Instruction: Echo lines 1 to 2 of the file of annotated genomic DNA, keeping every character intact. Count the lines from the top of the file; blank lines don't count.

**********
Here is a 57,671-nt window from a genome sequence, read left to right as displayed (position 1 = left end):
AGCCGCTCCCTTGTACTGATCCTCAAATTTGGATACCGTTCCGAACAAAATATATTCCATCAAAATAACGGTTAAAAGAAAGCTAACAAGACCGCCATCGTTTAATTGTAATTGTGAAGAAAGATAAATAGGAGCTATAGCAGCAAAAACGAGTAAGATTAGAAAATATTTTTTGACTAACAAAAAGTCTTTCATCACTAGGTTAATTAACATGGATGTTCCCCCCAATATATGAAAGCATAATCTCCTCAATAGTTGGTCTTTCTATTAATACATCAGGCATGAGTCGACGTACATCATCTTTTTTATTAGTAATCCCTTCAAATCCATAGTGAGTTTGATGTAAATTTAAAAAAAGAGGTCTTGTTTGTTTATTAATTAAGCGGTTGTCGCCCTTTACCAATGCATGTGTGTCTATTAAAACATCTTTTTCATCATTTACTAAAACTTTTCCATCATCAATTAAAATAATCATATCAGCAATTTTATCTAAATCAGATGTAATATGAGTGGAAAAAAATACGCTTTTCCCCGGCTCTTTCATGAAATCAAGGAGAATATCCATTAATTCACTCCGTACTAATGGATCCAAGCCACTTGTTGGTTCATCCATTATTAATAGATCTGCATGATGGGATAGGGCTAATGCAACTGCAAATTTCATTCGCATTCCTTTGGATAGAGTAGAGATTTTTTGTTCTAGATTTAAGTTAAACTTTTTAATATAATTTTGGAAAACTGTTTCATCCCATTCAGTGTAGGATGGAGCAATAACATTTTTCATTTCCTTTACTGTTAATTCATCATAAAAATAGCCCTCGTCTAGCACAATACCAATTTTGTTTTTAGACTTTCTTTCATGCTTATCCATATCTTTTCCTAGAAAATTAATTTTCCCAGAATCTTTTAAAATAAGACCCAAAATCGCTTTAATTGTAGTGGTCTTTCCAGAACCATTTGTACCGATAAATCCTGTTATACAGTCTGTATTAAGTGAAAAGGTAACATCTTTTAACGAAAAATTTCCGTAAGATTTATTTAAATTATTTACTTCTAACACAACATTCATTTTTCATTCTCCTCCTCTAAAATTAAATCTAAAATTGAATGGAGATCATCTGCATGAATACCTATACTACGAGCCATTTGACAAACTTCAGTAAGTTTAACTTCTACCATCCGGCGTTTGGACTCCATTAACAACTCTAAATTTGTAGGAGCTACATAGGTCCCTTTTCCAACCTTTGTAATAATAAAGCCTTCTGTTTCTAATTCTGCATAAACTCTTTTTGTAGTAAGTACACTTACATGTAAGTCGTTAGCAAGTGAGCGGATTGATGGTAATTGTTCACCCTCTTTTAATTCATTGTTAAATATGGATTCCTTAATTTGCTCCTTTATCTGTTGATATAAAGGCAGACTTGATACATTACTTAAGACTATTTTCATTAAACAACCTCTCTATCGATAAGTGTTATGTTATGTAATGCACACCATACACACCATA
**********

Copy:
Here is a 57,671-nt window from a genome sequence, read left to right as displayed (position 1 = left end):
AGCCGCTCCCTTGTACTGATCCTCAAATTTGGATACCGTTCCGAACAAAATATATTCCATCAAAATAACGGTTAAAAGAAAGCTAACAAGACCGCCATCGTTTAATTGTAATTGTGAAGAAAGATAAATAGGAGCTATAGCAGCAAAAACGAGTAAGATTAGAAAATATTTTTTGACTAACAAAAAGTCTTTCATCACTAGGTTAATTAACATGGATGTTCCCCCCAATATATGAAAGCATAATCTCCTCAATAGTTGGTCTTTCTATTAATACATCAGGCATGAGTCGACGTACATCATCTTTTTTATTAGTAATCCCTTCAAATCCATAGTGAGTTTGATGTAAATTTAAAAAAAGAGGTCTTGTTTGTTTATTAATTAAGCGGTTGTCGCCCTTTACCAATGCATGTGTGTCTATTAAAACATCTTTTTCATCATTTACTAAAACTTTTCCATCATCAATTAAAATAATCATATCAGCAATTTTATCTAAATCAGATGTAATATGAGTGGAAAAAAATACGCTTTTCCCCGGCTCTTTCATGAAATCAAGGAGAATATCCATTAATTCACTCCGTACTAATGGATCCAAGCCACTTGTTGGTTCATCCATTATTAATAGATCTGCATGATGGGATAGGGCTAATGCAACTGCAAATTTCATTCGCATTCCTTTGGATAGAGTAGAGATTTTTTGTTCTAGATTTAAGTTAAACTTTTTAATATAATTTTGGAAAACTGTTTCATCCCATTCAGTGTAGGATGGAGCAATAACATTTTTCATTTCCTTTACTGTTAATTCATCATAAAAATAGCCCTCGTCTAGCACAATACCAATTTTGTTTTTAGACTTTCTTTCATGCTTATCCATATCTTTTCCTAGAAAATTAATTTTCCCAGAATCTTTTAAAATAAGACCCAAAATCGCTTTAATTGTAGTGGTCTTTCCAGAACCATTTGTACCGATAAATCCTGTTATACAGTCTGTATTAAGTGAAAAGGTAACATCTTTTAACGAAAAATTTCCGTAAGATTTATTTAAATTATTTACTTCTAACACAACATTCATTTTTCATTCTCCTCCTCTAAAATTAAATCTAAAATTGAATGGAGATCATCTGCATGAATACCTATACTACGAGCCATTTGACAAACTTCAGTAAGTTTAACTTCTACCATCCGGCGTTTGGACTCCATTAACAACTCTAAATTTGTAGGAGCTACATAGGTCCCTTTTCCAACCTTTGTAATAATAAAGCCTTCTGTTTCTAATTCTGCATAAACTCTTTTTGTAGTAAGTACACTTACATGTAAGTCGTTAGCAAGTGAGCGGATTGATGGTAATTGTTCACCCTCTTTTAATTCATTGTTAAATATGGATTCCTTAATTTGCTCCTTTATCTGTTGATATAAAGGCAGACTTGATACATTACTTAAGACTATTTTCATTAAACAACCTCTCTATCGATAAGTGTTATGTTATGTAATGCACACCATACACACCATA